Within colleges and universities the existence of racial quotas and preferences, unacknowledged but understood by everyone, tends to make relations between blacks and whites more tense and distant. We see all-black dorms on campus, separate orientations for students of color, separate graduation ceremonies -- everything but separate drinking fountains.
In addition, the obvious unfairness of racial quotas and preferences has led to the adoption of speech codes, to suppress any criticism and prohibit any statement that makes someone feel uncomfortable. Campuses that were once havens of free speech are now patrolled and regulated by thought police. Intellectual dishonesty has become a job requirement for university administrators.
The argument for racial quotas and preferences is that every sort of talent and ability is equally distributed among every conceivable category of persons, but that quotas and preferences are needed to identify qualified members of groups that were objects of discrimination in the past.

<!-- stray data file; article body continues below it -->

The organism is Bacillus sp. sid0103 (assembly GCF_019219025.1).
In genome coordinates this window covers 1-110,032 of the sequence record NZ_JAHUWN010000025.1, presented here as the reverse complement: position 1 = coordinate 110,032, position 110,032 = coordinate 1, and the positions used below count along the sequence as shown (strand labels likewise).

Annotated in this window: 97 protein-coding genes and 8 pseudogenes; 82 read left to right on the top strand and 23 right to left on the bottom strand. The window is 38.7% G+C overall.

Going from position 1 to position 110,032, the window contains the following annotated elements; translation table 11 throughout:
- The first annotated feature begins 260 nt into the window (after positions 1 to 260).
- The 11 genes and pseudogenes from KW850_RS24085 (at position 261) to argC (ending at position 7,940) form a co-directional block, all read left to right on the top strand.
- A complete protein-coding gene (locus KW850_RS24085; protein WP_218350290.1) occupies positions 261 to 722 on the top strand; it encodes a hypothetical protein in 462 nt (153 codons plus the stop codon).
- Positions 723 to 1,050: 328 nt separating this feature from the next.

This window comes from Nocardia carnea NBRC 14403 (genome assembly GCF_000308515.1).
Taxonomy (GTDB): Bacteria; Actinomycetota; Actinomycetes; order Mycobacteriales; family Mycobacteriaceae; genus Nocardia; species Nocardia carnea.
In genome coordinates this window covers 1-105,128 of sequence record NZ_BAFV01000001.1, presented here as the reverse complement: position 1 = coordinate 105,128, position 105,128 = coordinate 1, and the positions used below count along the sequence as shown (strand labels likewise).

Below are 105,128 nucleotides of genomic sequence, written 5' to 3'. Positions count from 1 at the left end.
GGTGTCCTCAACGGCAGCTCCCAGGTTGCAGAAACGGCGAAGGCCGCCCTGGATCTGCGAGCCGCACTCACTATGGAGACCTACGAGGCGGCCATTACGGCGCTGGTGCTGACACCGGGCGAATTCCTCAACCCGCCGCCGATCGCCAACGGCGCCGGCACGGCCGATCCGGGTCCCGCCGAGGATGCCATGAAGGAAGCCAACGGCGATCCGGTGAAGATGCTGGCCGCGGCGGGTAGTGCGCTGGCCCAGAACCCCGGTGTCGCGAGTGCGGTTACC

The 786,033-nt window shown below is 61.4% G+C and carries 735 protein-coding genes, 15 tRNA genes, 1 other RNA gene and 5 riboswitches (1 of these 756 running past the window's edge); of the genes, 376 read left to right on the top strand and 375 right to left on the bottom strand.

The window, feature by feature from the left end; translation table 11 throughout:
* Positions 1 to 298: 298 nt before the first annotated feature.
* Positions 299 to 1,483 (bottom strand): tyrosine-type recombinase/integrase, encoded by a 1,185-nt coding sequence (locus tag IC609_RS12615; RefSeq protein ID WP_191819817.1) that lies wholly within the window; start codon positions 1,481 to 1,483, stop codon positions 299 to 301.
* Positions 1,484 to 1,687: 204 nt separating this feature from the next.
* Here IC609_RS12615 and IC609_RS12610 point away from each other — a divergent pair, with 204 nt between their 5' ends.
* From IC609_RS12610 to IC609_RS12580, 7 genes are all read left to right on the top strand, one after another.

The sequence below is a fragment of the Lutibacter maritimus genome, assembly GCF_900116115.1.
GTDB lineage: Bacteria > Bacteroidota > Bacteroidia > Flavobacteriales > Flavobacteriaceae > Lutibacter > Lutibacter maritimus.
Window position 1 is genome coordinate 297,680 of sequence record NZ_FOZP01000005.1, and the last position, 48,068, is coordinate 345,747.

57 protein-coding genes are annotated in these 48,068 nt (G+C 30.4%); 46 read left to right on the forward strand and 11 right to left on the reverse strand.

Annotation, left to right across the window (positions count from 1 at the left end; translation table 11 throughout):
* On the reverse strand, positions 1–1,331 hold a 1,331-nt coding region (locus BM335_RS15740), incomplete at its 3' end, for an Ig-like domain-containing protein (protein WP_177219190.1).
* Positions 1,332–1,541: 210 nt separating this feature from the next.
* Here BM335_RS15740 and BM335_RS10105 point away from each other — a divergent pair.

But the idea of equal distribution of talents and abilities, as Richard Herrnstein and Charles Murray showed definitively in their 1994 book "The Bell Curve," is simply factually wrong.
The ordinary American knows this -- and knows also that that is not a rational basis for discriminating against members of any group. It's not very hard to understand that beneath any group average there is a wide range of individual abilities.
Why are university and legal elites so determined to preserve racial quotas and preferences? One reason, I suspect, is that they can't bear to see lower percentages of blacks in the institutions they run than you find in the U.S. Army or many local police departments.
Such attitudes help explain the Sixth Circuit decision and indicate that, even if it is overturned, racial quotas and preferences will remain intact, if unacknowledged and disguised, in higher education.
In 2003, O'Connor suggested that we might need such policies for only another 25 years. I'm betting they'll be around a lot longer than that.